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Trip Mapping with PHP
Pages: 1, 2


We need a map on which to draw red lines. The Institute for the Study of the Continents at Cornell University has an Interactive Mapping Tool that we can use. Adjusting the map extent and turning on state borders produces the map shown in Figure 1.

Figure 1 - a US map with state borders

To turn longitude and latitude into a spot in the image, you need to translate a coordinate from longitude and latitude into x and y coordinates. The map in Figure 1 runs from -125 degrees longitude to -67 degrees longitude and is 602 pixels wide. This means that -125 degrees longitude has an x coordinate of 0, and -67 degrees longitude has an x coordinate of 601. Since 602 pixels represent 58 degrees of longitude, 1 degree of longitude corresponds to about 10.4 pixels (602 / 58). In latitude, the map runs from 23 degrees to 50 degrees and is 324 pixels high. Twelve pixels represent 1 degree of latitude (324 / (50 - 23)).

Using this logic, the latlon_to_pix() function translates latitude and longitude to x and y coordinates. The range of x and y coordinates in the image are set in $x_min, $x_max, $y_min, and $y_max. The range of latitude and longitude are set in $lon_min, $lon_max, $lat_min, and $lat_max. To simplify calculations, the latitude signs have been switched from negative to positive.

function latlon_to_pix($lat,$lon) {
	$lat = abs($lat);
	$lon = abs($lon);

	$x_min   = 0;  $x_max   = 602;
	$y_min   = 0;  $y_max   = 324;
	$lon_min = 67; $lon_max = 125;
	$lat_min = 23; $lat_max = 50;

	$x = $x_min + ($x_max - $x_min) * 
		( 1 - ($lon - $lon_min) / ($lon_max - $lon_min) );
	$y = $y_max - ($y_max - $y_min) * 
		( ($lat - $lat_min) / ($lat_max - $lat_min) );
	return array(intval($x),intval($y));


With the data in the database and an appropriate map, you have all of the ingredients to create the image. The image display code follows. If it's not passed any ZIP codes, it displays a form to gather them.

// parse any ZIP codes in $_REQUEST['zip'] into an array
$zips = preg_split('/[^0-9]+/',$_REQUEST['zip'], 
                   -1, PREG_SPLIT_NO_EMPTY);

if (count($zips)) {
	$dbh = DB::connect('mysql://test:@localhost/test') 
		or die($php_errormsg);
	DB::isError($dbh) and die(print_r($dbh));

	$im = imagecreatefromjpeg('us.jpg');
	$red = imagecolorallocate($im,255,0,0);
	$x1 = $y1 = null;
	foreach ($zips as $zip) {
		$row = $dbh->getRow(
			'SELECT lat,lon FROM zcta WHERE zip LIKE ?',
			and die("Can't get coordinates for $zip");
			and die("No coordinates for $zip");
		list($x,$y) = latlon_to_pix($row[0],$row[1]);
		if (is_null($x1) && is_null($y1)) {
			$x1 =$x; $y1 = $y;
		} else {
			$x1 = $x; $y1 = $y;
	header('Content-type: image/jpeg');
} else {
<form method="post" action="$_SERVER[PHP_SELF]">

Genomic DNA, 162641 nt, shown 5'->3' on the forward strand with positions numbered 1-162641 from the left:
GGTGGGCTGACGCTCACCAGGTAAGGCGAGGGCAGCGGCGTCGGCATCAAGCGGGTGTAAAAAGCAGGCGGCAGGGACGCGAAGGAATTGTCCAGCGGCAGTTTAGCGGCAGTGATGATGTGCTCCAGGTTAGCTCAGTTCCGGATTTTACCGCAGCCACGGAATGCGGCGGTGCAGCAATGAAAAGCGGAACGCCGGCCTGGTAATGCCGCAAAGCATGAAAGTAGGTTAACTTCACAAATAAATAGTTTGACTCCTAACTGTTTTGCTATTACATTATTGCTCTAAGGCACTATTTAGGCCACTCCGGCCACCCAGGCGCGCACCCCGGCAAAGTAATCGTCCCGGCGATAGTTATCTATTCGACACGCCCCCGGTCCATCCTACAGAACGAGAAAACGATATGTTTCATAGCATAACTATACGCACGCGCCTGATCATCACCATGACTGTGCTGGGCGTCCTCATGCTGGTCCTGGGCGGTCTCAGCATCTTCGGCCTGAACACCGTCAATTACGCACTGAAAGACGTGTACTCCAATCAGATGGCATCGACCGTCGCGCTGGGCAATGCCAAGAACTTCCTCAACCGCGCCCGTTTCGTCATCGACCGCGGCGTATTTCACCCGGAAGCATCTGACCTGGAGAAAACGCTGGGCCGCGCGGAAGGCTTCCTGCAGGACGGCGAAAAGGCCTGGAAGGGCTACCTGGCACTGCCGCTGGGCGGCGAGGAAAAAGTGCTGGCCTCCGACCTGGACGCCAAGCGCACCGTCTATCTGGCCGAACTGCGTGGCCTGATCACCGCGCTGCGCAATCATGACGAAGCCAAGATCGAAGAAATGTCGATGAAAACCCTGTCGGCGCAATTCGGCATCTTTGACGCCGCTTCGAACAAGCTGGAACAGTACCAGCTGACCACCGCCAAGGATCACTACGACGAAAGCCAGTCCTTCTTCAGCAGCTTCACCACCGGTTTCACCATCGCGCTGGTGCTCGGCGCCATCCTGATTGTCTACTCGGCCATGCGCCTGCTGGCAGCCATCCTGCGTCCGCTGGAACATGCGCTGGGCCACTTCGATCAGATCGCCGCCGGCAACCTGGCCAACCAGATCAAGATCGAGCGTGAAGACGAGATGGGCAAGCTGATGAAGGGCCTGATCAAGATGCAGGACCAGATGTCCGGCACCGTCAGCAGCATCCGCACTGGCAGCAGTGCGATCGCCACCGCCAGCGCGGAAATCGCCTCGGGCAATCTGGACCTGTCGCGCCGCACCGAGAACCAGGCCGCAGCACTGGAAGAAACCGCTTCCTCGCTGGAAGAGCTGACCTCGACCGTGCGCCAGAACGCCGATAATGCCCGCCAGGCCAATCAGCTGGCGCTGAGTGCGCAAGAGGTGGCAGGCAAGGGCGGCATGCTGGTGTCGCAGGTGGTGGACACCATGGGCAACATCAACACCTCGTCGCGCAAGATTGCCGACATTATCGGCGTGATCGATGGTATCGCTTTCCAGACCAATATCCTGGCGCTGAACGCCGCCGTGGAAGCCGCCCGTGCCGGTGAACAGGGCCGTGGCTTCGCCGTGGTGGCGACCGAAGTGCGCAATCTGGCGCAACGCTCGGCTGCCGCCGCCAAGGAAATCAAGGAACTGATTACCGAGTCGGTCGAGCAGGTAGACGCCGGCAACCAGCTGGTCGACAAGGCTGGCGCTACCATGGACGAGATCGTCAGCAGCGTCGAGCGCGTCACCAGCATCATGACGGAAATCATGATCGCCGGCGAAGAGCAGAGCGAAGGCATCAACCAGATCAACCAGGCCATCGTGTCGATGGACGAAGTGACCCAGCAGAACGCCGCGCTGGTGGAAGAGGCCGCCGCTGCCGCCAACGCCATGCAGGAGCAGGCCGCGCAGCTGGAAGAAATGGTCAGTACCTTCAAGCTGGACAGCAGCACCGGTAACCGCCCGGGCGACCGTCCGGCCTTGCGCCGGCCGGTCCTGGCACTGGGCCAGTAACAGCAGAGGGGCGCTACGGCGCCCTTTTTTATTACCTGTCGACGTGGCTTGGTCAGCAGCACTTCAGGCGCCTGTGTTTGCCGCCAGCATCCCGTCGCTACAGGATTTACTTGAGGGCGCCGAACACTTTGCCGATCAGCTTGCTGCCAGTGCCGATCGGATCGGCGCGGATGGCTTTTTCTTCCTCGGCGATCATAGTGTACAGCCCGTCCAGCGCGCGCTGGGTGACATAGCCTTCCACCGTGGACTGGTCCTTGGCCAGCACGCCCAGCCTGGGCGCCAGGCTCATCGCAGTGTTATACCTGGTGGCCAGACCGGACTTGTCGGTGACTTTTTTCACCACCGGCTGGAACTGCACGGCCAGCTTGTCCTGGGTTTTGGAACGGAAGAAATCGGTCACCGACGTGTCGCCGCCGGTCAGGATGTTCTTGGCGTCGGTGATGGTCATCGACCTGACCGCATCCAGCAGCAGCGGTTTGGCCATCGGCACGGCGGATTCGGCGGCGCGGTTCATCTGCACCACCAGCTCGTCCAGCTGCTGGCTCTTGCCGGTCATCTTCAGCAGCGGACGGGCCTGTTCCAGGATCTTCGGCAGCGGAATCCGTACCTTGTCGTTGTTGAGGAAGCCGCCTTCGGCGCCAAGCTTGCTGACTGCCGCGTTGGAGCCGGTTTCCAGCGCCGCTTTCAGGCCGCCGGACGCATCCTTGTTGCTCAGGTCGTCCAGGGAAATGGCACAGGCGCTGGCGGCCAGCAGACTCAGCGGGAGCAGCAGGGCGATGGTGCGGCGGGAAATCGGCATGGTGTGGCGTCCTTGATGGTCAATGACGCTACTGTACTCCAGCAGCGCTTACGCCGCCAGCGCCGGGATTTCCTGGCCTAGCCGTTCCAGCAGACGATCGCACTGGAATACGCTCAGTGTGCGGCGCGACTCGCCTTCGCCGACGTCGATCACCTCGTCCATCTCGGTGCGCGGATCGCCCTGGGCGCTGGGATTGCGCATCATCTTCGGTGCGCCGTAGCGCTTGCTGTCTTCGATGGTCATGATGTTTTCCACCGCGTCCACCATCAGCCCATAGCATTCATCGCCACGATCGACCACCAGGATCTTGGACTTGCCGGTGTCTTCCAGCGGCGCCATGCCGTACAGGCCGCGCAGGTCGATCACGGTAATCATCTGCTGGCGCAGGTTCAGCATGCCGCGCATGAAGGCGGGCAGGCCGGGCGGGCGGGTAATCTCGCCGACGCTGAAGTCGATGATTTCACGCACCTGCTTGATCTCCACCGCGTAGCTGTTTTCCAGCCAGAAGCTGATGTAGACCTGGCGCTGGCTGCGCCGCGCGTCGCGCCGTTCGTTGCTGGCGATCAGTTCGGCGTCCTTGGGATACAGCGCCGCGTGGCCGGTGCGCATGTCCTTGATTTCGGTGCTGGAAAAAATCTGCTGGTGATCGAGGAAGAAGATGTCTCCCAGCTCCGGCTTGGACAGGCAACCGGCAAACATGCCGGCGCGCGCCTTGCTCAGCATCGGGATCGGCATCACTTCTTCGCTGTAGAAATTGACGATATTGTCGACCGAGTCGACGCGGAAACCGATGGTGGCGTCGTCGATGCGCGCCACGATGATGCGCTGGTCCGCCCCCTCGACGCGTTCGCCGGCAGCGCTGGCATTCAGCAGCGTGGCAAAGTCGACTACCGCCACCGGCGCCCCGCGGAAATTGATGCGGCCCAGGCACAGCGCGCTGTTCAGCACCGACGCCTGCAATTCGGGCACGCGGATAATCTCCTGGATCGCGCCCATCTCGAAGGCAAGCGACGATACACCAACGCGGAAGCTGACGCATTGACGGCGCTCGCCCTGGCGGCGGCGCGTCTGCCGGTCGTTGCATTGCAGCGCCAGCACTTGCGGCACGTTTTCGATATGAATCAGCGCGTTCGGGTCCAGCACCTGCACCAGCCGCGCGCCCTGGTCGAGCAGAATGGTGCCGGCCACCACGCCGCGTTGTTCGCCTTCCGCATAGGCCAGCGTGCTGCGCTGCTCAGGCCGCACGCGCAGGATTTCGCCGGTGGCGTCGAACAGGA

Enter some ZIP Codes to have the path between them mapped:
<textarea name="zip" rows="4" cols="40"></textarea>
<input type="submit" value="Map It!">

If $_REQUEST['zip'] contains ZIP codes (parsed by preg_split()), then $dbh and $im will contain a database connection and an image handle, respectively. Using imagecreatefromjpeg() loads us.jpg and returns a handle so you can draw lines on the image. After adding red to the color palette with imagecolorallocate(), call imagesetthickness() so that the lines drawn are bold on the map. Then, loop through each ZIP code and retrieve its latitude and longitude from the database. If $row contains latitude and longitude coordinates, translate them to x and y coordinates with latlon_to_pix() and draw a line with imageline(). Each time through the loop, the newly generated x and y coordinates are saved in $x1 and $y1. These become the starting point of the line the next time through the loop. The first time through the loop, no line is drawn, but the coordinates are saved for the next iteration.

After all the lines are drawn, header() tells the browser to expect a JPEG image. imagejpeg() sends the image data to the browser. imagedestroy() frees the memory allocated for the image.

Figure 2 - our circuitous tripometer

The map shown in Figure 2 is a trip from ZIP code 19151 (Philadelphia, PA) to 60615 (Chicago, IL) to 33433 (Boca Raton, FL) to 98052 (Redmond, WA) to 95472 (Sebastopol, CA). The ZIP codes, their longitudes, latitudes, x, and y coordinates are:

ZIP code Longitude Latitude x y

The Census data file contains lots of additional information that might make interesting extensions to this program, such as drawing circles with diameters proportional to the population at each ZIP code. You could also calculate the total distance traveled using the code at

David Sklar is an independent consultant in New York City, the author of O'Reilly's Learning PHP 5, and a coauthor of PHP Cookbook.

O'Reilly & Associates will soon release (November 2002) PHP Cookbook .

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